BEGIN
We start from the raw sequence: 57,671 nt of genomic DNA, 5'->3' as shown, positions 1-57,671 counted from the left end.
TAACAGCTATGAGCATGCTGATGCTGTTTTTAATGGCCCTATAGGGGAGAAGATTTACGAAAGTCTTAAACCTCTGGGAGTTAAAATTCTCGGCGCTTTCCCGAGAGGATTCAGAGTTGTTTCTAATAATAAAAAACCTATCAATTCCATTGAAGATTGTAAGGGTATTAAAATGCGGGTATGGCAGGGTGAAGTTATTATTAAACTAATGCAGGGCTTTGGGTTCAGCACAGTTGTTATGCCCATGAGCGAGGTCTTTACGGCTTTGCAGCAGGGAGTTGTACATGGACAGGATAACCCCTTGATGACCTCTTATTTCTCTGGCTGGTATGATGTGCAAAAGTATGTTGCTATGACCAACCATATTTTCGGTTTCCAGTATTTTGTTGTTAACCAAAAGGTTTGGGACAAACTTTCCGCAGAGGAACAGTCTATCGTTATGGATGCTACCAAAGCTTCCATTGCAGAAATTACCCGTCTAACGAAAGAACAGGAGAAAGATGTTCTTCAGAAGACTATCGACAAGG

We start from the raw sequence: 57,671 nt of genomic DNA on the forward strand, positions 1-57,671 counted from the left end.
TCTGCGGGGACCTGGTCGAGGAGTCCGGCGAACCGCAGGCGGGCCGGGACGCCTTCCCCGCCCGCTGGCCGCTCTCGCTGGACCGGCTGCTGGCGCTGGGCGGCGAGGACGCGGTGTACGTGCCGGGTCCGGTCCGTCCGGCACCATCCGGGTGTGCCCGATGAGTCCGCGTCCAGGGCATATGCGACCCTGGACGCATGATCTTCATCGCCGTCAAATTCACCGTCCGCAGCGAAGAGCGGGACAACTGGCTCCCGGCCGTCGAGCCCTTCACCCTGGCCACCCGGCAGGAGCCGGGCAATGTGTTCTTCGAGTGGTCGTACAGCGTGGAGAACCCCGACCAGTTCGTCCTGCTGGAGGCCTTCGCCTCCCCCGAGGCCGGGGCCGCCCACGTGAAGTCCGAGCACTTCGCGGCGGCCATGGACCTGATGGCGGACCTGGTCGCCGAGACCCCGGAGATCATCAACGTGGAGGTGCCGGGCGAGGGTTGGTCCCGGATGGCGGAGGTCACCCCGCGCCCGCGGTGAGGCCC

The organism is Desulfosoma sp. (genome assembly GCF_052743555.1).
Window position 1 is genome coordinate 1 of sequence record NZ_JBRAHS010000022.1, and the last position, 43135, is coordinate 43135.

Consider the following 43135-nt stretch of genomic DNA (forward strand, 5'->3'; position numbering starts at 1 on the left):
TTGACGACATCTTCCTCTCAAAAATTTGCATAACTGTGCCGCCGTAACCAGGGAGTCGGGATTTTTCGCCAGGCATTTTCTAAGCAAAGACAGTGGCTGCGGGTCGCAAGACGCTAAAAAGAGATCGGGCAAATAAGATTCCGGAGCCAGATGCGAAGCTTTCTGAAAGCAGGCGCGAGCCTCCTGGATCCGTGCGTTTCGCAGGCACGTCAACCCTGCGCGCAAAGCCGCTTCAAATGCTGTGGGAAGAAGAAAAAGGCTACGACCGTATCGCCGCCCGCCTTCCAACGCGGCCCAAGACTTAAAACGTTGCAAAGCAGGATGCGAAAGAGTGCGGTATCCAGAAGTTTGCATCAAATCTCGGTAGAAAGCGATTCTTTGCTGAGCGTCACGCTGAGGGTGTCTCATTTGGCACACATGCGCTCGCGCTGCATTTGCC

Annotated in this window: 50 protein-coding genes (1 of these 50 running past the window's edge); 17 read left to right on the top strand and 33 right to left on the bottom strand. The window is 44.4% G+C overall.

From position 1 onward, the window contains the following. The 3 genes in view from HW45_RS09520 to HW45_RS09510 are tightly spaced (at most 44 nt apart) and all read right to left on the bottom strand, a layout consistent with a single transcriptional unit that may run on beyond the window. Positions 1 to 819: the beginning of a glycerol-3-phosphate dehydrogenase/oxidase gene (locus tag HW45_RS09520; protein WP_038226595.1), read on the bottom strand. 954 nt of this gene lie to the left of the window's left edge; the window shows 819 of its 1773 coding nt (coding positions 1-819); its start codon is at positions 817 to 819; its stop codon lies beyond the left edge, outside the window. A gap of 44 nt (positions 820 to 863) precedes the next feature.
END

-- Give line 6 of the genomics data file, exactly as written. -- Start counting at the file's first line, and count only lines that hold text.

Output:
Window position 1 is genome coordinate 1 of sequence record NZ_JBRAHS010000022.1, and the last position, 43135, is coordinate 43135.